Set in the 1970s, The Post follows journalists from The Washington Post as they attempt to publish the Pentagon Papers, a classified Department of Defense study of the United States government's involvement in Vietnam from 1945 to 1967. Written by Liz Hannah and Josh Singer (Spotlight, The West Wing) and directed by the iconic Steven Spielberg, The Post is the legendary filmmaker's best film since 2005's Munich. The ensemble Spielberg and casting director Ellen Lewis have put together here is second-to-none: Tom Hanks, Meryl Streep, Sarah Paulson, Bob Odenkirk, Tracy Letts, Bradley Whitford, Bruce Greenwood, David Cross, Carrie Coon, Pat Healy, Matthew Rhys — the impressive list of actors goes on and on. Despite being set during Nixon's corrupt administration, The Post is as timely and relevant as any film this year, drawing direct parallels to Trump's attacks on the freedom of the press. It's also a flawlessly executed period piece that feels like a prequel to the 1976 film All the President's Men — part of a United States government's shared cinematic universe of coverups, conspiracies, and corruption.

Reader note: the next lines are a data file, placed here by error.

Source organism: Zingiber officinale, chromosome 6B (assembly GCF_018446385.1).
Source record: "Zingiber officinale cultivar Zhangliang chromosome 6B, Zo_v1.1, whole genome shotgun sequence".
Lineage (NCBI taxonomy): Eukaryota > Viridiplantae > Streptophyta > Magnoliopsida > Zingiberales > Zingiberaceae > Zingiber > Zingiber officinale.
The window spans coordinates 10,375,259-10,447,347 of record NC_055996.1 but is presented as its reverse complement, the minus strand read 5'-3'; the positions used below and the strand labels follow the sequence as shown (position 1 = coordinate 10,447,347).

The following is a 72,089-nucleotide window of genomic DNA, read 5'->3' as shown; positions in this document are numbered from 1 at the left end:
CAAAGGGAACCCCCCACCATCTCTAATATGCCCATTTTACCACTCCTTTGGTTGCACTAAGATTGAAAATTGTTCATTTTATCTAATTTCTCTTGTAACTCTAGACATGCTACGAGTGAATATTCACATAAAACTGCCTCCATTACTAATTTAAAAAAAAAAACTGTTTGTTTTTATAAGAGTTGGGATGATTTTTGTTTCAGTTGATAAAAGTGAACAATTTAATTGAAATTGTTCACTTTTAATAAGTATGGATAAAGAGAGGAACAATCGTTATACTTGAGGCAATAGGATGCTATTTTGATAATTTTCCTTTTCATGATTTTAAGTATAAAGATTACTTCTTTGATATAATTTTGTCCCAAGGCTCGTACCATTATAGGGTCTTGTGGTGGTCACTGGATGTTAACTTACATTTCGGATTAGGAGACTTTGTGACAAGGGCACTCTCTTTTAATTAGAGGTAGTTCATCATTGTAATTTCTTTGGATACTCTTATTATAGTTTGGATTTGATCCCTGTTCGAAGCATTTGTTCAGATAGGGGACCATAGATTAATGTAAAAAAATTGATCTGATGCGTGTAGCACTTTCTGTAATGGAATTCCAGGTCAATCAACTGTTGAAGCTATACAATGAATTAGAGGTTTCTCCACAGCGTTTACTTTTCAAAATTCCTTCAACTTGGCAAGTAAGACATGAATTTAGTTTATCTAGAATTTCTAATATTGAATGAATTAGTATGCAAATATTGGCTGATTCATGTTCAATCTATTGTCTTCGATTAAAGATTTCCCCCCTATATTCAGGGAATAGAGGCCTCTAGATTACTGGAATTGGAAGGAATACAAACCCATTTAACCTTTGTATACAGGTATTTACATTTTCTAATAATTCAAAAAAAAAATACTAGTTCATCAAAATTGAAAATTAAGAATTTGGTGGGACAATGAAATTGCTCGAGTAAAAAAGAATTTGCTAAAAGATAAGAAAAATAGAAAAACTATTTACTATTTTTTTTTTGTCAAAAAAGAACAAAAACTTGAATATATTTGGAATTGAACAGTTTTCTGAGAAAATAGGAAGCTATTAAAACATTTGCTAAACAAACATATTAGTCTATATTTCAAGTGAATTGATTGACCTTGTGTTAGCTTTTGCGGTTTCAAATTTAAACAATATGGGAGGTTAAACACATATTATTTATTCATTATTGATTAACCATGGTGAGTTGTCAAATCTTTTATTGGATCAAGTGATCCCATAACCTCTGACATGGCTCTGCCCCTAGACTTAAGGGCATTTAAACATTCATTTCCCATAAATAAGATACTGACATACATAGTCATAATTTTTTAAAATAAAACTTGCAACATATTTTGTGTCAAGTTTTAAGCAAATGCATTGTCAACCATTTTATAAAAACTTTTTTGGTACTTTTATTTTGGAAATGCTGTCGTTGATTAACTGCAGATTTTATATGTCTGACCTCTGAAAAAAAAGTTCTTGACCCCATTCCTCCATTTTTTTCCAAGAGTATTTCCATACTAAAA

#4. Get Out
Whether it's Invasion of the Body Snatchers, Night of the Living Dead, Rosemary's Baby, or Videodrome, the best horror films act as subversive social commentaries, dealing with humanity's fears and offering a communal catharsis. Jordan Peele's Get Out is such a film - a provocative horror-thriller that feels like Guess Who's Coming to Dinner meets The People Under the Stairs. Daniel Kaluuya stars as Chris, a black photographer who is going on a weekend getaway upstate with his white girlfriend (Allison Williams) to meet her parents (Catherine Keener and Bradley Whitford) for the first time. A series of increasingly bizarre events reveals that Chris is visiting for a much more sinister reason. Jordan Peele, making his directorial debut, has a deep understanding (and appreciation) for the horror genre, as he expertly wields its tropes only to subvert them at every turn. The result is a movie that is not only funny, scary, and flawlessly executed, but one that is as provocative and vital as any of the iconic horror films mentioned here.
#3. War for the Planet of the Apes